Example: In our startup, we’re using Intervals for online task and project management, CVSDude (www.cvsdude.com) as a subscription version control software, Google Docs and Lovely Charts (www.lovelycharts.com) and a variety of other online applications that make it easy to run our business. Plus, we know that the bigger SaaS players (Salesforce.com (www.Salesforce.com) for CRM and SpringCM (www.springcm.com) for docs) will be there when we’re ready.
• Cost savings: Irrelevant- we would not have been able to implement these apps- enterprise versions of this and the projects to get them going are in the 10s if not 100s of thousands of dollars.
Trend 5: An Explosion of Cheap & Good Productivity and Communication Tools
Whether it’s the actual cash offset of being able to use free VoiP instead of a telephone system and landline, or the time savings inherent in reducing all the annoyances of being small and young are reduced through the proliferation of Online Productivity & Communication Tools, we’re loving the way digital tools have changed our business.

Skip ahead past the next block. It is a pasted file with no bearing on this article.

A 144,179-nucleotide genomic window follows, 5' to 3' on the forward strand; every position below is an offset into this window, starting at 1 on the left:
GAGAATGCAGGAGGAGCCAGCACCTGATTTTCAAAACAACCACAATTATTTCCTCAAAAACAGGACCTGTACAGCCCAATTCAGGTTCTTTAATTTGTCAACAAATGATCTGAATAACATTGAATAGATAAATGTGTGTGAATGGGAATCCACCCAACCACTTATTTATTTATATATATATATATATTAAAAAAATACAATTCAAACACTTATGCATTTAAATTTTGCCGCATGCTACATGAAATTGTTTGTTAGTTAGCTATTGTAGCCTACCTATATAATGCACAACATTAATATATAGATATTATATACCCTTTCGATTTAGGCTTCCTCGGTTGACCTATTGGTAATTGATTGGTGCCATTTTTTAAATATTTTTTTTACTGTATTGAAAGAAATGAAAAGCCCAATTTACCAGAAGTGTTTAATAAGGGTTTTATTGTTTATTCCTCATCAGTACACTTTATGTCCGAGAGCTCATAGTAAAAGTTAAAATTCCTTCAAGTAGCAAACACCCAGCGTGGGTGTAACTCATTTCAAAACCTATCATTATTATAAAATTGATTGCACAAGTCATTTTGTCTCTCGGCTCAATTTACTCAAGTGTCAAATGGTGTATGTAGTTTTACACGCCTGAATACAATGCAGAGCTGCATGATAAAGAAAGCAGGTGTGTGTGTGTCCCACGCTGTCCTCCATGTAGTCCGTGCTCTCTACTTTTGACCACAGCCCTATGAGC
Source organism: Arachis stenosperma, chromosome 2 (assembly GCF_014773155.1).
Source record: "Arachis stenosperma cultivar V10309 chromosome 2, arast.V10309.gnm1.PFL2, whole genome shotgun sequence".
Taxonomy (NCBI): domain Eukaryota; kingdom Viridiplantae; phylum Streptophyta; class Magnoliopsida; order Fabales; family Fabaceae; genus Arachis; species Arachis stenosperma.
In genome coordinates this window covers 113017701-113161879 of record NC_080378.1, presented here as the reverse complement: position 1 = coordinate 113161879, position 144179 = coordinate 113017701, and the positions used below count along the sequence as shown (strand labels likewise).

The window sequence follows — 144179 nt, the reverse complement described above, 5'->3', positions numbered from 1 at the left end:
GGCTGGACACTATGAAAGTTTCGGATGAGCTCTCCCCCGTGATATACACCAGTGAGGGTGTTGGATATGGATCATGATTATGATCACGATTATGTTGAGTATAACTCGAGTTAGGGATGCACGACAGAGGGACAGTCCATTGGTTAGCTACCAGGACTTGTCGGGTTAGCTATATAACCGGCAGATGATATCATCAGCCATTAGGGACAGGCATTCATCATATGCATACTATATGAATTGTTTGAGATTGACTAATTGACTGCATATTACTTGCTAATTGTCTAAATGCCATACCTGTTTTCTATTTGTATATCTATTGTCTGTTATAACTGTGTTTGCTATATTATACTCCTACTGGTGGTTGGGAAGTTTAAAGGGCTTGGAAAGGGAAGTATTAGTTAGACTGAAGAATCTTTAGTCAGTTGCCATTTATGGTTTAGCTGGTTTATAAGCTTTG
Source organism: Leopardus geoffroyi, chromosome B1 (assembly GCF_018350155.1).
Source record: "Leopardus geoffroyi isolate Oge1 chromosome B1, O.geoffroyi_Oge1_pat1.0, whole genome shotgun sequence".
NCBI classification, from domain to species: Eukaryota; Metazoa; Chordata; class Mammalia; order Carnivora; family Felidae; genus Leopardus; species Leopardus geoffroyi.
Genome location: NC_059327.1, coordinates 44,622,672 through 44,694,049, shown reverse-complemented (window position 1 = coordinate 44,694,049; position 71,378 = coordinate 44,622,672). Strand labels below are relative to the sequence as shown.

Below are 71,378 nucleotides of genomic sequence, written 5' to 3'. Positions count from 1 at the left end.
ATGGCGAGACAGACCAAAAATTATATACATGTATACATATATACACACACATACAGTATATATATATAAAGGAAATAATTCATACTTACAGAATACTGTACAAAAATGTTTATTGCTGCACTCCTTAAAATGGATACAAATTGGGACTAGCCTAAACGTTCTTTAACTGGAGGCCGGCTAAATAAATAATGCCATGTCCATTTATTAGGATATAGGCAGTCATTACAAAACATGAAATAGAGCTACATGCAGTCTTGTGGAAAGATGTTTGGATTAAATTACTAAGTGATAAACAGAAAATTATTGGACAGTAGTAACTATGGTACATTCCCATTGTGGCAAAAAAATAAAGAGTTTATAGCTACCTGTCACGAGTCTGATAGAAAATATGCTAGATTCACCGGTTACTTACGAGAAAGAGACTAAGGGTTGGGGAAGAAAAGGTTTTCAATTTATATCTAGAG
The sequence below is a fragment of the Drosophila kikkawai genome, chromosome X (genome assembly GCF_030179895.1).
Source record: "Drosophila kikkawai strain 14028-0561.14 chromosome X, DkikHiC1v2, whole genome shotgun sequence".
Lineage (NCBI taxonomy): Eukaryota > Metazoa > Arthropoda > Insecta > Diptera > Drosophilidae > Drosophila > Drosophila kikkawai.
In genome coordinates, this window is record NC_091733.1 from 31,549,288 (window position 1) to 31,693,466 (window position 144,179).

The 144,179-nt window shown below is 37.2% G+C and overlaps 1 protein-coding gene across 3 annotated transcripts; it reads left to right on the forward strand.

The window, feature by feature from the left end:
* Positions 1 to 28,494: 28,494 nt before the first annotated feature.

Examples: We’re completely paperless. We don’t have a Landline, we have Skype (www.skype.com) -in and eFax and mobile phones. We use online schedulers like Doodle (www.doodle.com), and leverage every media tool in the iLife suite. This has reduced overhead and administrative costs.
• Cost Savings: $8,000 in telephony costs and $24,000 for an intern/assistant.
With all of these dropping barriers to entry, where do we invest/what hasn’t changed?
The extreme capital efficiency enabled by these tools shortens the time and money needed to get to revenue, but we’re still investing, only not in infrastructure. We invest in original creative work and good design- to support both the products and the brand. We invest in market research. We invest in differentiating custom code. We invest in training people and partnering and learning. We invest in responsive service.
It’s not all easy- you still need to work hard and pay attention, have clear intentions and vision, and build a business that offers something better, faster, cheaper or more unique. But these trends sure have reduced the required capital to get things going, in a very short amount of time.